Right Amount of Sleep

Young People Need to Get the Right Amount of Sleep

Getting the right amount of sleep makes a big difference in the performance of Alsion Montessori middle school students.

The results of many studies lead to an unmistakeable conclusion: A lack of sleep is taking a toll on the lives of our young people. Consider the findings of studies conducted in the last 10 years and information provided by Stanford University’s Sleep Disorder Clinic:

  • Lack of sleep, meaning fewer than eight hours a night, was tied to emotional well-being as well as performance in the classroom. Sleep-deprived students 13 to 16 years of age suffer from anxiety, depression, and even thoughts of suicide.
  • Rising early has a markedly different effect on teens than adults, researchers find. Because they have longer sleep cycles than adults, teens awakened for classes that begin earlier than 8 a.m. had trouble concentrating in class.
  • Doctors suggest school-age students 13 to 16 years of age get 10 to 12 hours of sleep a night. Once they resume a healthy level of sleep, a student’s mental state and academic performance rebounds.

The temptation of the internet is another factor. In the evening, when teens should be preparing for a good night’s sleep, constant texts, videos, emails, and social media interactions provide too much stimulation.

Another overlooked factor in spending late hours online: Viewing the glowing screen of a smartphone, laptop or desktop monitor arouses the brain and makes it harder to drift off to sleep.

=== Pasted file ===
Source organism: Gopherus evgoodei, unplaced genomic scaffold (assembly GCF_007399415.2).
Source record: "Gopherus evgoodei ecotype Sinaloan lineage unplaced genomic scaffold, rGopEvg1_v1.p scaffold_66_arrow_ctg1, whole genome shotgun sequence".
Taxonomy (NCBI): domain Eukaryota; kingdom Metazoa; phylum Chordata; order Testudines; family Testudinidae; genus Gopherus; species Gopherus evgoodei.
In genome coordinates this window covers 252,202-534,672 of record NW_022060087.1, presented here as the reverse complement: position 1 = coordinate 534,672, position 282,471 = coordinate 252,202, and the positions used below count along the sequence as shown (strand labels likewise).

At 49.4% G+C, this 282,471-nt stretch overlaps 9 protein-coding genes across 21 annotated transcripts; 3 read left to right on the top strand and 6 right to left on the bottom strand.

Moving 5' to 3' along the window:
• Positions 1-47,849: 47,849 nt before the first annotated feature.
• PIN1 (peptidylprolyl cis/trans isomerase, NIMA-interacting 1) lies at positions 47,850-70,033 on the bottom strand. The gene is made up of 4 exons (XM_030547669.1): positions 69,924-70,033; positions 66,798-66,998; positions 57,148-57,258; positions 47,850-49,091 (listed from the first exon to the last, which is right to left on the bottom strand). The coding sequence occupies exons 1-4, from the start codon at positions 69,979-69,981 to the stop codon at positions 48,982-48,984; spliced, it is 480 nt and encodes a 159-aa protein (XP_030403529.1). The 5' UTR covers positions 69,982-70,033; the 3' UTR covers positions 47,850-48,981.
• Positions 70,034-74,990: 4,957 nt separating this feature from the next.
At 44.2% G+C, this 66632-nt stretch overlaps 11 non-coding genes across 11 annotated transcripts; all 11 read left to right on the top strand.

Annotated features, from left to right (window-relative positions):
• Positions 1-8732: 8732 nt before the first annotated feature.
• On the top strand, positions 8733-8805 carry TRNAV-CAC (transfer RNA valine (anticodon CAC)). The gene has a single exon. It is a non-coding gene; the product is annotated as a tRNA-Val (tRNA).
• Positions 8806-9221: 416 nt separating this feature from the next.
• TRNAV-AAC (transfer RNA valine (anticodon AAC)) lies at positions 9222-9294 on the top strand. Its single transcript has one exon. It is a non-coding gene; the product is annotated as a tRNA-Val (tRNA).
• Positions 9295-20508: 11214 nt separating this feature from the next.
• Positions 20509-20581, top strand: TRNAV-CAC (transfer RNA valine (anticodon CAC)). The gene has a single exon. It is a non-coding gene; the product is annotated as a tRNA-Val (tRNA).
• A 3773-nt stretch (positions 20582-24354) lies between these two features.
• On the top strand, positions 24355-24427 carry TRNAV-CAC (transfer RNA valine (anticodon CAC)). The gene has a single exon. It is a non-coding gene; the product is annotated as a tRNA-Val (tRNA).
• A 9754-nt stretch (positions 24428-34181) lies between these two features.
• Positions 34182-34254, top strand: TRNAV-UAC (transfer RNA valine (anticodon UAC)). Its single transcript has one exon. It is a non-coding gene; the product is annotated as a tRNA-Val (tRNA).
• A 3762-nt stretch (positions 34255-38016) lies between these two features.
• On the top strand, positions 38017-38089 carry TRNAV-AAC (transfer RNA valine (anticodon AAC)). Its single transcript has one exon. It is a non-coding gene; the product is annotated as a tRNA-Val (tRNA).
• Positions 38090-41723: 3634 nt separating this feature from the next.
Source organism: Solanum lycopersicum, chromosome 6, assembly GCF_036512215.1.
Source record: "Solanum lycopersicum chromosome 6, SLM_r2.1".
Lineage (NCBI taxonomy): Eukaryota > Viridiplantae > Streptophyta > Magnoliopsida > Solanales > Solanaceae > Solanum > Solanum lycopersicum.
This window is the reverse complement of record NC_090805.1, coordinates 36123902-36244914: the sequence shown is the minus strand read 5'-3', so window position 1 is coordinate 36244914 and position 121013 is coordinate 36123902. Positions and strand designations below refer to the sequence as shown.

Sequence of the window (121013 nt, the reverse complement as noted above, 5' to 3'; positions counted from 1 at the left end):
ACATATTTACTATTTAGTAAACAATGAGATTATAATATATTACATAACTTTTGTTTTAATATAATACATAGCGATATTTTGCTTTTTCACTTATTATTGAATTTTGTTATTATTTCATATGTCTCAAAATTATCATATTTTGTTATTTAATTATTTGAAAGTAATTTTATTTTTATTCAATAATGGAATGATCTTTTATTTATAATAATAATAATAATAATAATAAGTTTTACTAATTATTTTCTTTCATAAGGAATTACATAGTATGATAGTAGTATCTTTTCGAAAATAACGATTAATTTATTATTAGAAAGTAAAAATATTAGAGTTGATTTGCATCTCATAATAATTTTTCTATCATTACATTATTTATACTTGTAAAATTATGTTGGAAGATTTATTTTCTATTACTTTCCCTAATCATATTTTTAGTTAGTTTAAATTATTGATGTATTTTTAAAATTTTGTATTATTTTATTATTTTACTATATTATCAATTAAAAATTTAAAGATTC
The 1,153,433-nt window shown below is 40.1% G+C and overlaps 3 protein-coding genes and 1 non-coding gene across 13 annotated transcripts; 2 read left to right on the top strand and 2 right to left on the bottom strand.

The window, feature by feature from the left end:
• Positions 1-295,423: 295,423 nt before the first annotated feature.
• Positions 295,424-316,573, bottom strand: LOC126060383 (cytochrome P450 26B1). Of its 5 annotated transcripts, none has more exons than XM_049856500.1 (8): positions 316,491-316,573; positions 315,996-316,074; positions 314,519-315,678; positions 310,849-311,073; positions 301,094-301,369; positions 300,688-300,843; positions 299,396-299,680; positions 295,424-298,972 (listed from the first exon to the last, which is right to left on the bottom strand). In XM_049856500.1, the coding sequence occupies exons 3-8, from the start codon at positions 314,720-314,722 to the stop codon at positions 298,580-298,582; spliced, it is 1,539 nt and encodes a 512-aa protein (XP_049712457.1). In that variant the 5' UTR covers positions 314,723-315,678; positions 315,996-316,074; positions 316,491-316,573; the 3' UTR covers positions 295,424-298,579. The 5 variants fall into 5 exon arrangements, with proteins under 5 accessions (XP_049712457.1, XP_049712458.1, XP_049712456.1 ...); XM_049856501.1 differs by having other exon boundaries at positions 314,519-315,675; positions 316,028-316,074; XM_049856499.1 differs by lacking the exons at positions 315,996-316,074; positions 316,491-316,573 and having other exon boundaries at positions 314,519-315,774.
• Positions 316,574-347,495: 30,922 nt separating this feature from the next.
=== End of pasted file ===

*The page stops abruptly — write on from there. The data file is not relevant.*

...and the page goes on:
Helping Your Child Adopt Better Sleep Habits

Good sleeping habits need to be taught at an early age. The Cleveland Clinic offers these suggestions to parents of middle school students:

  • Prioritize sleep. Enforce age-appropriate bedtimes without fail. A third-grader who needs to wake up at 6:30 a.m. should have an 8:30 p.m. bedtime. Don’t accommodate changes to bedtime, such as allowing a late snack.
  • Ease into sleep time. A relaxing evening routine prepares a child for bed. Encourage children to wind down by reading, or taking a bath. Begin turning off lights and avoid stressful or physical activities in the evening.
  • Stick to a schedule. Maintain regular bedtimes even on weekends. “Catching up” on sleep by napping typically disrupts nighttime sleep.

Alsion Montessori wants to help your student get the right amount of sleep. If you have questions or comments about this blog post, call 510-445-1127 today.